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PA TV positive portrayal of suicide bombing

PA TV broadcast a video during the 2014 Gaza war which appears to encourage suicide bombing. The video was based on a poem written by Mahmoud Darwish, the Palestinian national poet. While some literature analysts say the deeper meaning of the poem is a critique on suicide bombings, the words PA TV chose to include in its video clip seem to present suicide bombing positively:
     "She [Gaza] wraps her waist with mines and explodes,
It is neither death nor suicide.
It is Gaza's way to declare its right to life
She scratched the enemy's face
And repelled them from satisfaction with time,
because time in Gaza is something else
In Gaza the enemy could be victorious
The high sea could be victorious on an island.
They may cut down all her trees; they may break her bones
They could plant tanks in her children's chests and women's bellies and throw her into the sea, sand or blood
But she will never repeat the lies or say "yes" to the invaders;
she will continue to explode
It is neither death nor suicide.
It is Gaza's way to declare its right to life."
[Excerpt from "Silence for Gaza" by Mahmoud Darwish,
Trans. Adib S. Kawar, Tlaxcala, Official PA TV, July 17, 2014]

Mahmoud Darwish is considered the Palestinian national poet. He published over 30 volumes of poetry and 8 books of prose and has won numerous awards. He joined the Israeli Communist Party in 1961 and the terrorist organization PLO in 1973, becoming a member of the PLO Executive Committee in 1987. He left the PLO in 1993 because it signed the Oslo Accords with Israel.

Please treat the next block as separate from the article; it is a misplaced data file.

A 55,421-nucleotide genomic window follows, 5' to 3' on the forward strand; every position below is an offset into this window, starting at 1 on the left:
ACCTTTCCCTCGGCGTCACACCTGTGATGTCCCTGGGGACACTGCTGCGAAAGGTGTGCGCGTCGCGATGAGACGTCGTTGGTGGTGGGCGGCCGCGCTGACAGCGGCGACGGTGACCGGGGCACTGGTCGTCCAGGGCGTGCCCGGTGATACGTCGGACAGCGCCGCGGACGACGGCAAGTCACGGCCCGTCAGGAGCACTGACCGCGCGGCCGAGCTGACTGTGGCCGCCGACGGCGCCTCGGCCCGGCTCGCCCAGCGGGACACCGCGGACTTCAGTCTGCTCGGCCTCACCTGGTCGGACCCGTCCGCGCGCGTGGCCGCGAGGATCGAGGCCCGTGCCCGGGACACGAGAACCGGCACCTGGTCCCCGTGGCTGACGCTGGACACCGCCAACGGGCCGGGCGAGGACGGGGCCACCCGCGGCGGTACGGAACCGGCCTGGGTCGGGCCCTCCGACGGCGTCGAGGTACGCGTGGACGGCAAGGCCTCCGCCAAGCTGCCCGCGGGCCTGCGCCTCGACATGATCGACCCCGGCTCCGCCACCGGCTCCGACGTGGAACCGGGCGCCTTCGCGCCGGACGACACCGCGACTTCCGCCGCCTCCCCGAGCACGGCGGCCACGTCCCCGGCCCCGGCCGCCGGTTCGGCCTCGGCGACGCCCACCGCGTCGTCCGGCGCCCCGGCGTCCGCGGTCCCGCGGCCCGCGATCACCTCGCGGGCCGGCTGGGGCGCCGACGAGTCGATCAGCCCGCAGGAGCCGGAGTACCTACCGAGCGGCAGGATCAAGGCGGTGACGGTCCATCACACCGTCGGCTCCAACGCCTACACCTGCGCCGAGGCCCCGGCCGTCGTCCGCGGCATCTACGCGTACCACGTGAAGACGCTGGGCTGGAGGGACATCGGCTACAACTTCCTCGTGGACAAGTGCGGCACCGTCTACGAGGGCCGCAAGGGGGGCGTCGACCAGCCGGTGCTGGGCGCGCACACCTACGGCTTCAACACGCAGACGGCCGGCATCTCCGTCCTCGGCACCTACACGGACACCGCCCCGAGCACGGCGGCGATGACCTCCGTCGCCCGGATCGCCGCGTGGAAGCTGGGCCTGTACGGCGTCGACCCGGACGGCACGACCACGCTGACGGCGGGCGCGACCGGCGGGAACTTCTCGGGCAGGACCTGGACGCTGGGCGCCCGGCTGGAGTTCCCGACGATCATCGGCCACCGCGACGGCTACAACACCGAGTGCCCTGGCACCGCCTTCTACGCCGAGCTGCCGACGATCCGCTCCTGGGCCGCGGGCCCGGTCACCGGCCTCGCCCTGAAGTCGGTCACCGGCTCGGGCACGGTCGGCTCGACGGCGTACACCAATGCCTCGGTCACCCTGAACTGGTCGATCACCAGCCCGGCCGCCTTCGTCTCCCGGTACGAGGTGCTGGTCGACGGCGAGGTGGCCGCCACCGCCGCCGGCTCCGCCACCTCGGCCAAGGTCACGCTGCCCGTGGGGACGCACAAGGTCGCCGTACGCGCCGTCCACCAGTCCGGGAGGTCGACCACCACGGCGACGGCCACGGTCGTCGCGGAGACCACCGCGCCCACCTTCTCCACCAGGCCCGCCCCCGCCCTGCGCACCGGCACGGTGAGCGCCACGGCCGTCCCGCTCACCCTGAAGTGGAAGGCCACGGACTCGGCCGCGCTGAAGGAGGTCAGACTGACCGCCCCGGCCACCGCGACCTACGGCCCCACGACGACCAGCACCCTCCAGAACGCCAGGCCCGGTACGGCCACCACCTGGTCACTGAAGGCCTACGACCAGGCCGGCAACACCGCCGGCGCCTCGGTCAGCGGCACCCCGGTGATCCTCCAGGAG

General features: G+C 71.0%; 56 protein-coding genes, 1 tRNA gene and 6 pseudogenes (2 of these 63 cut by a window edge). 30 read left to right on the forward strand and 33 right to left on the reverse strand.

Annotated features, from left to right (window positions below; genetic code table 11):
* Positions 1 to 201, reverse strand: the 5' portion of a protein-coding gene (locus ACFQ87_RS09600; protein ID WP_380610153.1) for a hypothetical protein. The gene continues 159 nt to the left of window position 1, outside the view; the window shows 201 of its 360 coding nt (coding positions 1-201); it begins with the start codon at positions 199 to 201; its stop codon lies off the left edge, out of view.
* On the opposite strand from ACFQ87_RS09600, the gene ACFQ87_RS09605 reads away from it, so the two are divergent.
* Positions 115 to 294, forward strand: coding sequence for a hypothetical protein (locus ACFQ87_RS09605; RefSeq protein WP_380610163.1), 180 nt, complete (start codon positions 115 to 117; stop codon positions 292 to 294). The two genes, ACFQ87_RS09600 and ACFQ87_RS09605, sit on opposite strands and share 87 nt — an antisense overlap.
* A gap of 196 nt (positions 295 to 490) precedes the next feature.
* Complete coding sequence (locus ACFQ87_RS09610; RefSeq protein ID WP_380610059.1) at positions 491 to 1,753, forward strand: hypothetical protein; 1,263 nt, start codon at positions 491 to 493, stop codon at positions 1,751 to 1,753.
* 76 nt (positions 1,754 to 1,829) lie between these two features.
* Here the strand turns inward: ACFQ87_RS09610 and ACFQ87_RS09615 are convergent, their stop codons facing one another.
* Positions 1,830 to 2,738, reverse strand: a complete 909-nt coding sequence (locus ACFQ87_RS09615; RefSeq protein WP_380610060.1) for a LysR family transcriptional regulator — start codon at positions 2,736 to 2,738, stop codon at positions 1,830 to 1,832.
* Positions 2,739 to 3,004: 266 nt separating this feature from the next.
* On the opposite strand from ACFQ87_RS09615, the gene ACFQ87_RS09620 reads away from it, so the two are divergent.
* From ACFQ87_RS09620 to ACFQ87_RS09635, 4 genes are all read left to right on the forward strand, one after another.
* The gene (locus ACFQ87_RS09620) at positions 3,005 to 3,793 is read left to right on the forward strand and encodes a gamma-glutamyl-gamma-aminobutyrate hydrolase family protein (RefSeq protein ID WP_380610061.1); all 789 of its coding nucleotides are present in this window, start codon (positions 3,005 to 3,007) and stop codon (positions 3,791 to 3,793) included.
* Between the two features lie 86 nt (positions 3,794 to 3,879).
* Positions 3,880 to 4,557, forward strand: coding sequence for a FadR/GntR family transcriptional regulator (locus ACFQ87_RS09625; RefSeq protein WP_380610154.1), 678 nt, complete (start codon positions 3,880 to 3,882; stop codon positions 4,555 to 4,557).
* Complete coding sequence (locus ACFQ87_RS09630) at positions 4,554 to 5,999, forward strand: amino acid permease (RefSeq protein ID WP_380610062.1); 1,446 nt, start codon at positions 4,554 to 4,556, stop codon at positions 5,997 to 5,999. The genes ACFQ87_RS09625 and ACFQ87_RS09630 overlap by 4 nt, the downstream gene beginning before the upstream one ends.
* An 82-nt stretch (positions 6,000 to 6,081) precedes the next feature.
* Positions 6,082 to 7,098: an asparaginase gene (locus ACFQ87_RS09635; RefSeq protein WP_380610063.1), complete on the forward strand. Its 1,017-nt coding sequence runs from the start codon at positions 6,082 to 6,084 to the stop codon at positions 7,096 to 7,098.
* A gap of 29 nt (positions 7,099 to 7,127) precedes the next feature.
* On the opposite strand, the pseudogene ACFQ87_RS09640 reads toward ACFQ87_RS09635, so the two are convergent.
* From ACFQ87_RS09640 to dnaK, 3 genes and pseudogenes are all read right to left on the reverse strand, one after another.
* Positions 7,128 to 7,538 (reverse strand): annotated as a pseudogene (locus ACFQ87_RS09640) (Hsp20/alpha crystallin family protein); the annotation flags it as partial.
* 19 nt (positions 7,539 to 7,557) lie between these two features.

Many in Israel see his poetry as inciting hate and violence. One poem he wrote in 1988 at the height of the Palestinian wave of violence and terror against Israel (the first Intifada, 1987-1993) calls to Israelis: “Take your portion of our blood - and be gone… Live wherever you like, but do not live among us… Die wherever you like, but do not die among us… Leave our country, our land, our sea, our wheat, our salt, our wounds, everything, and leave the memories of memory.”
He also wrote “Silence for the Sake of Gaza” in 1973, which many see as glorifying terror: “She wraps explosives around her waist and blows herself up. It is not a death, and not a suicide. It is Gaza's way of declaring she is worthy of life.”
His defenders have claimed that Israel misinterprets his poetry and that he sought reconciliation with Israel. One wrote in 2017: “Darwish arranged meetings between Palestinian and Israeli intellectuals, and published essays on their discussions. He was optimistic that, through mutual understanding, the two sides could eventually reconcile.” [https://www.bcalnoor.org/]

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